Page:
Has America’s Drone Policy Really Changed in the Last Year?
It’s been nearly a year since Obama outlined America’s new drone policy. Last May, he outlined stricter rules and regulations for drones, which have been used to target suspected militants in Pakistan, Yemen, Afghanistan, and other countries. Critics had blamed these drone strikes for high numbers of civilian casualties.
Under the new policy, the Defense Department, not the CIA carries out drone attacks, and only in established conflict zones. However, the policy that governs these assassinations is classified – although Obama insisted that his administration would only ever launch a drone strike against any suspect to stop a planned attack, when it was not possible to capture a suspect, and when there was “near certainty” that civilians would not be injured or killed.
Yet, the drone attacks continue and critics say that Obama isn’t carrying out his own policy outlined in May. The Bureau of Investigative Journalism estimates unmanned aerial vehicles have killed between 2,296 and 3,718 people, as many as 957 of them civilians.
In fact, the drone war has increased so much in the last few years that there is a manning shortage for drone pilots. A recent government report also said that these drone operators are not receiving adequate training, which may cause additional civilian casualties in the future.
In December 2013, a drone strike on a wedding procession in Yemen raised questions amongst human rights groups. The December 12th attack killed 12 men and wounded at least 15 other people, including the bride. US and Yemeni officials said the dead were members of the armed group Al-Qaeda in the Arabian Peninsula (AQAP), but witnesses and relatives told Human Rights Watch the casualties were civilians. This was in direct conflict with Obama’s statement that US policy requires “near-certainty” that no civilians will be harmed in targeted attacks.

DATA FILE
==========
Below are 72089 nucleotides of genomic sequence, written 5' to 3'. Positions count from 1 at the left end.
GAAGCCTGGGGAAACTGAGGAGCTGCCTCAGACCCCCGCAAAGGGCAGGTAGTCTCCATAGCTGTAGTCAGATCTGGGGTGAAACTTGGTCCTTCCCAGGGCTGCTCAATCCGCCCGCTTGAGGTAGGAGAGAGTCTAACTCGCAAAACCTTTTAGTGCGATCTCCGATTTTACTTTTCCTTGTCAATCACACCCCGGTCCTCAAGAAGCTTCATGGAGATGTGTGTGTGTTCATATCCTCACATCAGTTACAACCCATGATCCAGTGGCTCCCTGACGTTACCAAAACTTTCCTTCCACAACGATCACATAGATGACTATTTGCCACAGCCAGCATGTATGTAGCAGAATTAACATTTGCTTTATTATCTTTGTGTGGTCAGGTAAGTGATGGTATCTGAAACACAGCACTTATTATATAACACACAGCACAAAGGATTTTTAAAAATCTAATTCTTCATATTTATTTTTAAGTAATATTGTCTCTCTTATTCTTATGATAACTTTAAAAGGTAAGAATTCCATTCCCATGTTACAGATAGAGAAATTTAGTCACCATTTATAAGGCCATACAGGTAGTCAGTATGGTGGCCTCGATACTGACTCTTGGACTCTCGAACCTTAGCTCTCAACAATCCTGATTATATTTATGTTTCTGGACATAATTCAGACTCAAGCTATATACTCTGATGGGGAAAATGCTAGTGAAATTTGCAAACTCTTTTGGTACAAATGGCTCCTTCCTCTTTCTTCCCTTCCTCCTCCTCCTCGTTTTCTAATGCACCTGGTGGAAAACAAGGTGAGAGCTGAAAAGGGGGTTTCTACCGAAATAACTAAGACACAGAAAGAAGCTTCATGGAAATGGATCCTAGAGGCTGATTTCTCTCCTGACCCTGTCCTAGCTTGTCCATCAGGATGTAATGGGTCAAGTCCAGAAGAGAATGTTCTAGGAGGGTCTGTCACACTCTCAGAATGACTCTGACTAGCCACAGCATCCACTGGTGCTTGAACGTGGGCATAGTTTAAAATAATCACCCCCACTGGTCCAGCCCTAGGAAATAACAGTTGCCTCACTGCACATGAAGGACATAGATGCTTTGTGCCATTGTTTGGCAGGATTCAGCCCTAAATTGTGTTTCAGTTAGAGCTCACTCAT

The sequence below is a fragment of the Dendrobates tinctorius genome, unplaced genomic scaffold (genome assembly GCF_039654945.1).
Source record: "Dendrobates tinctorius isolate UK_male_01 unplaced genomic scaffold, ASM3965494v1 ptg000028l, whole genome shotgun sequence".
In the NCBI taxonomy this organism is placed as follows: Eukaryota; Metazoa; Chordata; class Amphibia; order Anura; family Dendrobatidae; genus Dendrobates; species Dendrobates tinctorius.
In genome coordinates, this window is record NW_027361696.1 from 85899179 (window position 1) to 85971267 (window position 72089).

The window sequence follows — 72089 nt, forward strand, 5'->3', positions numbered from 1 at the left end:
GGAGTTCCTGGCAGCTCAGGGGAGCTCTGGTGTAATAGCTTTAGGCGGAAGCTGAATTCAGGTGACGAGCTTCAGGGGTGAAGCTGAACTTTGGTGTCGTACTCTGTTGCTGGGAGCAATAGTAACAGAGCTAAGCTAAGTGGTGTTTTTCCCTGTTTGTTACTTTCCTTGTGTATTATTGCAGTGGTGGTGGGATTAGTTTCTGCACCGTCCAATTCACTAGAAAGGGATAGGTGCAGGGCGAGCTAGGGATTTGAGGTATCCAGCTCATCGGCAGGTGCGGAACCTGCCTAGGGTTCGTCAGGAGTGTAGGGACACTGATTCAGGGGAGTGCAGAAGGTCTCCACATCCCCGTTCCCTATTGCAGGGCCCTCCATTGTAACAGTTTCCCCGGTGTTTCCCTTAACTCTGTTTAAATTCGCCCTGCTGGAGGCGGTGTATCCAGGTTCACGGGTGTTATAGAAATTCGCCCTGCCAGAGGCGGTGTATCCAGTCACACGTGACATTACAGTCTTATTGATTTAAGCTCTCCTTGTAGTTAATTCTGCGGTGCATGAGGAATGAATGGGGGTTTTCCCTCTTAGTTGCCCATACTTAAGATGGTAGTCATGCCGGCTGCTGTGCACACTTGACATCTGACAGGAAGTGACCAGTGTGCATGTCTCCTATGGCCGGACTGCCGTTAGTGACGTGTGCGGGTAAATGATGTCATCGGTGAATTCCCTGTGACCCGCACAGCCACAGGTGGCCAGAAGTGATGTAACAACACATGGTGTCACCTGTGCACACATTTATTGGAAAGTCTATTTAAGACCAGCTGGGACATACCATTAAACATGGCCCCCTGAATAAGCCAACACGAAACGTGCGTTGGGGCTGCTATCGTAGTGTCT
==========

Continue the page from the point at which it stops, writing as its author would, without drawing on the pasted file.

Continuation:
In February, the European Union, with an overwhelming vote of 534-49, passed a resolution calling on EU Member States to “oppose and ban the practice of extrajudicial targeted killings” and demanding that EU member states “do not perpetrate unlawful targeted killings or facilitate such killings by other states.” This resolution was designed to pressure individual European nations to stop their own production and/or use of weaponized drones (especially the UK, Germany, Italy and France), and to stop their collaboration with the US drone program.
On February 13, the World Council of Churches–the largest coalition of Christian churches, came out in opposition to the use of armed drones. The Council said that the use of armed drones poses a “serious threat to humanity” and condemned, in particular, US drone strikes in Pakistan.